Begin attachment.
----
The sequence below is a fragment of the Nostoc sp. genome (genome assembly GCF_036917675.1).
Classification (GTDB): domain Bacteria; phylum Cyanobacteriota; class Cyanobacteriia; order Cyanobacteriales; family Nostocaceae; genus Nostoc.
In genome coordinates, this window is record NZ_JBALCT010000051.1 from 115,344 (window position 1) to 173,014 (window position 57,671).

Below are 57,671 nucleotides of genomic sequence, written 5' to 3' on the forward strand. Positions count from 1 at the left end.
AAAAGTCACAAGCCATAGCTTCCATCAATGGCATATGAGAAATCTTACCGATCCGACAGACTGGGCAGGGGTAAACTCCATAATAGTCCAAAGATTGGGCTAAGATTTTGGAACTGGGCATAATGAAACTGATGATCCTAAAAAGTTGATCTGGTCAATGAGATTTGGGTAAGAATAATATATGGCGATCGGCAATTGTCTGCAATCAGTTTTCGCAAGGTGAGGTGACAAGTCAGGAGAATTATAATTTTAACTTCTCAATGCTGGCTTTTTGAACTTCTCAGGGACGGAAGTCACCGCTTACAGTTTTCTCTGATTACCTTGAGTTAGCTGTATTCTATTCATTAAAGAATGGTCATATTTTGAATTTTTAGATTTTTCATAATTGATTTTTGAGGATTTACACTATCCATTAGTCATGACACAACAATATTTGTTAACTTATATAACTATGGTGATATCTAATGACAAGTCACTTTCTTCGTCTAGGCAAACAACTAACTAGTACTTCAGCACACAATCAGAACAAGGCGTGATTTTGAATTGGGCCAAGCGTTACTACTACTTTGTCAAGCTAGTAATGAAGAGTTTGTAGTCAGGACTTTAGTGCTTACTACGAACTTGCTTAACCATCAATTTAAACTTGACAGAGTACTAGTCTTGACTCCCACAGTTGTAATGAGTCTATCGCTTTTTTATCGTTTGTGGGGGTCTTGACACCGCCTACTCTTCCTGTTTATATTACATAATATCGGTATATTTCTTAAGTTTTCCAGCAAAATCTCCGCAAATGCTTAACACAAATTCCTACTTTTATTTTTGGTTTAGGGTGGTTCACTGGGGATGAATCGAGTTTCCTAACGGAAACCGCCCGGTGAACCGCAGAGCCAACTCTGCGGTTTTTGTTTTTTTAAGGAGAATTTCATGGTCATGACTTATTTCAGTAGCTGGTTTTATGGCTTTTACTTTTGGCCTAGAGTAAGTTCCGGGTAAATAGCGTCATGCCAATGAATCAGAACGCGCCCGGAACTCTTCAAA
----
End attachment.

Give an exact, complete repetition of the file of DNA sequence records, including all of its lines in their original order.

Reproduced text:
The sequence below is a fragment of the Nostoc sp. genome (genome assembly GCF_036917675.1).
Classification (GTDB): domain Bacteria; phylum Cyanobacteriota; class Cyanobacteriia; order Cyanobacteriales; family Nostocaceae; genus Nostoc.
In genome coordinates, this window is record NZ_JBALCT010000051.1 from 115,344 (window position 1) to 173,014 (window position 57,671).

Below are 57,671 nucleotides of genomic sequence, written 5' to 3' on the forward strand. Positions count from 1 at the left end.
AAAAGTCACAAGCCATAGCTTCCATCAATGGCATATGAGAAATCTTACCGATCCGACAGACTGGGCAGGGGTAAACTCCATAATAGTCCAAAGATTGGGCTAAGATTTTGGAACTGGGCATAATGAAACTGATGATCCTAAAAAGTTGATCTGGTCAATGAGATTTGGGTAAGAATAATATATGGCGATCGGCAATTGTCTGCAATCAGTTTTCGCAAGGTGAGGTGACAAGTCAGGAGAATTATAATTTTAACTTCTCAATGCTGGCTTTTTGAACTTCTCAGGGACGGAAGTCACCGCTTACAGTTTTCTCTGATTACCTTGAGTTAGCTGTATTCTATTCATTAAAGAATGGTCATATTTTGAATTTTTAGATTTTTCATAATTGATTTTTGAGGATTTACACTATCCATTAGTCATGACACAACAATATTTGTTAACTTATATAACTATGGTGATATCTAATGACAAGTCACTTTCTTCGTCTAGGCAAACAACTAACTAGTACTTCAGCACACAATCAGAACAAGGCGTGATTTTGAATTGGGCCAAGCGTTACTACTACTTTGTCAAGCTAGTAATGAAGAGTTTGTAGTCAGGACTTTAGTGCTTACTACGAACTTGCTTAACCATCAATTTAAACTTGACAGAGTACTAGTCTTGACTCCCACAGTTGTAATGAGTCTATCGCTTTTTTATCGTTTGTGGGGGTCTTGACACCGCCTACTCTTCCTGTTTATATTACATAATATCGGTATATTTCTTAAGTTTTCCAGCAAAATCTCCGCAAATGCTTAACACAAATTCCTACTTTTATTTTTGGTTTAGGGTGGTTCACTGGGGATGAATCGAGTTTCCTAACGGAAACCGCCCGGTGAACCGCAGAGCCAACTCTGCGGTTTTTGTTTTTTTAAGGAGAATTTCATGGTCATGACTTATTTCAGTAGCTGGTTTTATGGCTTTTACTTTTGGCCTAGAGTAAGTTCCGGGTAAATAGCGTCATGCCAATGAATCAGAACGCGCCCGGAACTCTTCAAA